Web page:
Palestinian resistance movements and nations across the world are mourning the death of Yasir Arafat.
They have hailed him as an international leader whose lifelong fight for an independent state embodied the struggle for freedom against oppression.
Arafat died in a Paris hospital early on Thursday.
Despite disagreements with him, all sides in the Palestinian struggle for an independent state were of the view that he was the symbol of leadership and fight for independence, Palestinian Labour Minister Ghassan al-Khatib told Aljazeera on Thursday.
"In these sad moments, we bid farewell to our special leader who was not merely a Palestinian but an international leader, he said.
"We bid him farewell with feelings mixed with sorrow, pride and self-confidence," he added.
Despite difficulties and continuous Israeli attempts to trigger internal conflicts among the Palestinians, President Arafat united Palestinian political thinking conforming to international law and legitimacy.
He was a leader with long decades
of struggle, said Hamas
Palestinians will never feel comfortable until they achieve Arafat's dream, which is to liberate the occupied Palestinian lands, to establish a Palestinian state with Jerusalem its capital and to give the refugees their right to return, al-Khatib said.
Khalid Mishaal, chief of Hamas' political Bureau, told Aljazeera: "We feel extreme sadness and pain on the death of our brother Abu Ammar," using Arafat's nickname.
He was a great leader with long decades of struggle and open confrontation with the enemy, Mishaal added.
He was firm during the Camp David negotiations when he backed the rights of Palestinians and refused to relinquish Jerusalem, the Hamas resistance leader said.
Islamic Jihad described his death
as most painful
"Our disagreements with Yasir Arafat never prevented us from standing by his side when the Zionists and the Americans imposed siege on him in his headquarters, Mishaal said.
He held Israel responsible for the death of Arafat and accused it of poisoning him. "He could have had a normal death as he was in his mid-70s, but medical reports in the last two weeks indicate that he was poisoned," said Mishaal.
"The French, Palestinian and Arab doctors may not find the evidence for this, just as they could not find the evidence for a similar case seven years ago when I was poisoned," the Hamas leader said.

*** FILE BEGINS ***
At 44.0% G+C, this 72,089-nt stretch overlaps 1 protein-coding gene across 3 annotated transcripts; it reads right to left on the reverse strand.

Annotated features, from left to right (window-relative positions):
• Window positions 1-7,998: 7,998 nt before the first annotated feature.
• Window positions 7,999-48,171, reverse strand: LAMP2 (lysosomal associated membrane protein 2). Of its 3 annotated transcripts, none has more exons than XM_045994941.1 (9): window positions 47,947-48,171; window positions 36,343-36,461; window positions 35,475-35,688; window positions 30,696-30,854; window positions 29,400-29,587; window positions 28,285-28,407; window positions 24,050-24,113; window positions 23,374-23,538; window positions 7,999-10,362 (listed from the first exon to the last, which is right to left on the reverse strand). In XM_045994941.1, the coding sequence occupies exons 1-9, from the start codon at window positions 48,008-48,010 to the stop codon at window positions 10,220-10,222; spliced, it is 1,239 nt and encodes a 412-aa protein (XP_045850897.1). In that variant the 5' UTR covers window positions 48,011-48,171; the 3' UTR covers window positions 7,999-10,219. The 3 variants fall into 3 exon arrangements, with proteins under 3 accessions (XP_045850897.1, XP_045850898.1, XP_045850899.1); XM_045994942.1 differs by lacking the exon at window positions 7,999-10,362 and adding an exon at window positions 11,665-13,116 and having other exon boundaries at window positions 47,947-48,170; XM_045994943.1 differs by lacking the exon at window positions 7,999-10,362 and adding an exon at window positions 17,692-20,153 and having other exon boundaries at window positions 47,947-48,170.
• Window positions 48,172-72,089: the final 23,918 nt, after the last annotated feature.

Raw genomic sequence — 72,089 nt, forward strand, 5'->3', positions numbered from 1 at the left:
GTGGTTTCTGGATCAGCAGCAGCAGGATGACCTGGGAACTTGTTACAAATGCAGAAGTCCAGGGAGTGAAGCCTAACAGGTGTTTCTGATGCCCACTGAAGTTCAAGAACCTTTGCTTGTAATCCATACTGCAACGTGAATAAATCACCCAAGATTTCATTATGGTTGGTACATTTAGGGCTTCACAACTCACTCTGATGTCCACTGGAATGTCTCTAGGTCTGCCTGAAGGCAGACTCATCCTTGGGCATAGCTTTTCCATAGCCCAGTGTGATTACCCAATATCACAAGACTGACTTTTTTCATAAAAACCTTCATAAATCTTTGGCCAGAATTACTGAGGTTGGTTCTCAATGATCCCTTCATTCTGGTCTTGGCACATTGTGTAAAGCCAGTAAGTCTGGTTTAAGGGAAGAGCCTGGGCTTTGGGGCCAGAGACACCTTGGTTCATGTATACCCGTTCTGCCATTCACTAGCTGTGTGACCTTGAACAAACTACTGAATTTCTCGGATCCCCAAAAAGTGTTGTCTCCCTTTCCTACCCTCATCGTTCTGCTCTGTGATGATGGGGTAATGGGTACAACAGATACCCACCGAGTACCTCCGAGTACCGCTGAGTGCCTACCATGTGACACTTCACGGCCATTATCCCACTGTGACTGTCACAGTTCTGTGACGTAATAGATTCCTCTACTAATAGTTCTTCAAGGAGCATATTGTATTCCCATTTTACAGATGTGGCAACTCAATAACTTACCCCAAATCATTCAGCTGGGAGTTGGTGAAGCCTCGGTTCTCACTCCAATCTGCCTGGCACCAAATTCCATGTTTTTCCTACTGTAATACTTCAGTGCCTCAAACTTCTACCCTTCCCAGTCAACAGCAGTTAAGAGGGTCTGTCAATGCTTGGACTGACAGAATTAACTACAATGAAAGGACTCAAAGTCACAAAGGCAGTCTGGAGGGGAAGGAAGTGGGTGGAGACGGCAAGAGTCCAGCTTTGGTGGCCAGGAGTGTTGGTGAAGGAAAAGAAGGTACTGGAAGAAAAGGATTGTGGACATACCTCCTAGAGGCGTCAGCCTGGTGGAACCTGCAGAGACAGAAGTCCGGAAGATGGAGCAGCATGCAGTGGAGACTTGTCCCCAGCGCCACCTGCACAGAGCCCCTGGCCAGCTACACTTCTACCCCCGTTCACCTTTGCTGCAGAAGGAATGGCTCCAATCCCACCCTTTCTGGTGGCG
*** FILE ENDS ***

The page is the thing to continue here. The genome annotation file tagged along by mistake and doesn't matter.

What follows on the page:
"I do not hesitate to accuse Israel of Arafat's killing. I call on my brothers in Fatah movement and the Palestinian Authority not to forget this," he said.
Arafat embodied the hopes of
Palestinians, said Colin Powell
"I call on the Fatah to strengthen Palestinian unity and advise them to stay away from any conflict or disagreements," Mishaal said.
"We will also continue our resistance and the intifada until the Israeli occupation is thrown out," Mishaal said, adding that Palestinians would form a united national leadership.
I call on Arab countries, particularly those related to the Palestinian case and the Arab-Israeli conflict, to prevent Israeli efforts to cause chaos in the Arab world or create collaborator leaderships by collaborators," said the Hamas leader.
Senior leader of the Islamic Jihad resistance group Nafez Azzam told Aljazeera that Arafat's death was "the most painful news for us as Palestinians, Arabs, Muslims and all free people in the world".
Voice of freedom
"Arafat did not represent Fatah or Palestine only, but the voice of freedom against aggression and occupation," he said.
Arafat was instantly recognisable
everywhere, said Kofi Annan
A fighter of the al Aqsa Martyrs Brigades, part of Arafat's Fatah movement, vowed to fight on.
"We will kill anyone who would try to bargain over issues President Arafat rejected," he said. "We will not rest until we drive the Zionists out of our land."
US President George Bush on Arafat's death said: "We hope that the future will bring peace and the fulfilment of the aspirations for an independent democratic Palestine that is at peace with its neighbours."
US Secretary of State Colin Powell added: "We know that, in the eyes of the Palestinian people, Arafat embodied their hopes and dreams for the achievement of an independent Palestinian state."
Across the globe, from China to South Africa, Bangladesh to France, world leaders were quick to send condolences.
French President Jacques Chirac said: "France, like its partners in the European Union, will maintain, firmly and with conviction, its commitment to two states ... living side by side in peace and security. The road map, approved by Yasir Arafat, opens up that prospect."
"We bid him farewell
with feelings mixed
with sorrow, pride and
Palestinian Labour Minister
British Prime Minister Tony Blair praised Arafat - who shared the 1994 Nobel peace prize with then Israeli prime minister Yitzhak Rabin and then foreign minister Shimon Peres - for having accepted the need for Israel and a Palestinian state to live side by side.
Turkish President Ahmet Necdet Sezer pledged his country's continuing support to the Palestinian struggle for independence.
Iran's foreign ministry spokesman Hamid Reza Asefi said: "Mr Arafat had fought a long struggle for the goals of the Palestinian people" and endured tremendous pressure from Israel's Zionist regime.
And UN Secretary-General Kofi Annan described Arafat as one of the few world leaders who was instantly recognisable everywhere - a man who embodied the aspirations of the Palestinian people.